Morken: Sports aren’t everything, but 2020 was a reminder of their importance

Our fascination with sports as a society isn't perfect, but often times the same work ethic that drives a high-school athlete to excel in their sport is the same one that drives them to excel in the classroom and beyond.

Last season’s West Central Area boys basketball seniors Gage Staples (left), Jacob Bright (right) and Jack Van Kempen (back) hold up the Section 6A runner-up trophy on March 12. The photo shows the wide range of emotions that sports elicit in players at the high school level with Staples able to smile as he looks at the trophy as Van Kempen wipes away a tear. (Eric Morken / Echo Press)

It was a strange feeling as I set up my laptop near center court on the scorer’s table at Concordia College in Moorhead on March 12.

The writing was on the wall that a shutdown was coming in winter sports due to the COVID-19 pandemic, but many of the biggest boys basketball games of the season were still scheduled to be played that night. I settled in to cover the Section 6A championship between West Central Area and defending Class A state champion Henning wondering what kind of crowd there would be. It ended up feeling as raucous as any game of that magnitude.

I thought back to that a few times as I covered events through this past fall season with limited or no fans in attendance. Obviously, those restrictions need to be in place to slow the spread of this virus, but I underestimated how important fans are in what makes sports great for so many.

At the high school level, a team can galvanize an entire community. That West Central Area boys basketball team is a good example. The Knights had never been in a section championship game until last season, and that’s what makes a group like this so special.

Last year’s WCA team went 27-3 and likely would have won a section title if not for being in the same bracket as probably the best Class A team in the state.


The Knights played beautiful basketball. They were incredibly unselfish, constantly passing up good shots for great ones. It led to shooting 41% from three as a team, while defensively they held the opposition to just 37% shooting overall.

The Knights had standout players. Jack Van Kempen and Gage Staples were named co-MVPs for the team, and Van Kempen was the Pheasant Conference MVP. They were likely the leaders of this group, but what made the Knights so fun to watch is just how balanced they were and how they genuinely seemed to care about getting everyone involved.

The communities in the West Central Area school district rallied around that. As I covered some of their biggest games last year, you could feel that energy, whether it was a packed-to-capacity gym in Evansville against the 18-9 Chargers on Feb. 27 or that section title game on March 12.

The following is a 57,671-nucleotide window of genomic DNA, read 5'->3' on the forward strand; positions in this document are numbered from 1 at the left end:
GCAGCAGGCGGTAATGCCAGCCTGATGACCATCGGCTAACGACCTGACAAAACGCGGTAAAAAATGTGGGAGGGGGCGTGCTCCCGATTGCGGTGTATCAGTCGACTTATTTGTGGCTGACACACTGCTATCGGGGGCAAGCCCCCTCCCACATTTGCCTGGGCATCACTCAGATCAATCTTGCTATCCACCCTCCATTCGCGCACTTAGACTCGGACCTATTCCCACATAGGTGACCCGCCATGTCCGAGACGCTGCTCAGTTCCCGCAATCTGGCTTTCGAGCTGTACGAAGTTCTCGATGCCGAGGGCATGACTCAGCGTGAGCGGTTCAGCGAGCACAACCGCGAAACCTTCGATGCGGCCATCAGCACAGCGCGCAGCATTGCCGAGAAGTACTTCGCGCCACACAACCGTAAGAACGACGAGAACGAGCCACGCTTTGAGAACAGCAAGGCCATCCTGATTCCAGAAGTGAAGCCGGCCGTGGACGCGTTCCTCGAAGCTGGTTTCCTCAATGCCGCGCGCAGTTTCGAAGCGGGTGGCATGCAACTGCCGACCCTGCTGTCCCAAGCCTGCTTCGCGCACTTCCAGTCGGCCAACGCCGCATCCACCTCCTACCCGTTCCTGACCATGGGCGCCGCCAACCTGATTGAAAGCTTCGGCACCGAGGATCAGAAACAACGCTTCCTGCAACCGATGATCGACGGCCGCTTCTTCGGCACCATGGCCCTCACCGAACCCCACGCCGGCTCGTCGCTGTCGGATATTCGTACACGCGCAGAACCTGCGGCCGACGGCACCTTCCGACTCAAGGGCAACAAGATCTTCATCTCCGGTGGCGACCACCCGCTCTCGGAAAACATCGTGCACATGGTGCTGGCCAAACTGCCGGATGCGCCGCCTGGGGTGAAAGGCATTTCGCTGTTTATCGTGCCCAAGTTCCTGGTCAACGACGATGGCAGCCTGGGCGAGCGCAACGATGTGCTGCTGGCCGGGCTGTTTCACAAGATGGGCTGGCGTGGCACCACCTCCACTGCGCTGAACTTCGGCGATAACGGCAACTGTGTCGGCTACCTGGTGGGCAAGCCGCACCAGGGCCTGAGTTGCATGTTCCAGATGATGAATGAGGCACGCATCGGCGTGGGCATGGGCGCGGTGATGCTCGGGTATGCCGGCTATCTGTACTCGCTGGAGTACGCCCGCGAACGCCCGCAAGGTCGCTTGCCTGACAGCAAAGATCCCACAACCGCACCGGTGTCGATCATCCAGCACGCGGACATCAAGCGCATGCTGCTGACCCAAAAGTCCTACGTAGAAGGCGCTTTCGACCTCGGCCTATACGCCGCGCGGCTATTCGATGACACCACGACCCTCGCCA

No, sports are not the most important thing in the world. But those who say they are somehow unimportant simply don’t want to understand the benefits.

I have had conversations with a few people over the years who see the worst that athletics bring out in people. They see fan anger spewed at an official or coach. They view the glorification of kids through sports as creating inflated egos that won’t benefit them in life after high school.

Our fascination with sports as a society isn’t perfect, but I’ve seen many cases where the same work ethic that drives a young athlete to excel in his or her sport also helps them excel in the classroom. Van Kempen -- the MVP of the Pheasant Conference -- was also all state academically last year. That’s not uncommon at all to see from the best athletes on a team.

There are teamwork and leadership qualities that sports bring out in young people. We hear that all the time, and it’s true, but one thing that is not always mentioned enough is that these sports are often these kids’ passions at this point in their life.

I am a firm believer in the power of having passions as a benefit to mental health -- something that really energizes a person on an almost daily basis. For me, that passion exists in archery and the outdoors, and it’s helped me immensely in remaining positive in 2020.


You see the emotional energy that people put into sports at their best when watching an event like that Section 6A boys basketball championship last March.

On one side, you have Henning players and fans laughing and taking pictures long after the final buzzer. Across the court, there are tears and hugs intermixed with the occasional smile from the WCA community as they look back on an historic season.

Some see that as a misplaced emphasis on sports. I see it as giving kids and their families some of the best memories of their lives to that point.

These players will go on to bigger things than basketball. Many will develop new passions that drive them, but at that moment basketball was it. That’s why these games are important.

I don’t envy any decision makers right now at the state or MSHSL level as we try to get through this pandemic while balancing both people’s physical and mental wellbeing.

These upcoming seasons certainly can’t be played under normal circumstances, but it feels like we’re getting closer. Vaccines are slowly starting to get distributed. The MSHSL board members have indicated that they want state tournaments to happen again this winter.

After a long and hard 2020, those are reasons for optimism as we turn the page to 2021.


Eric Morken

Eric Morken is a sports and outdoor editor at the Echo Press Newspaper in Alexandria, Minnesota, a property of the Forum News Service. Morken covers a variety of stories throughout the Douglas County area, as well as statewide outdoor issues.
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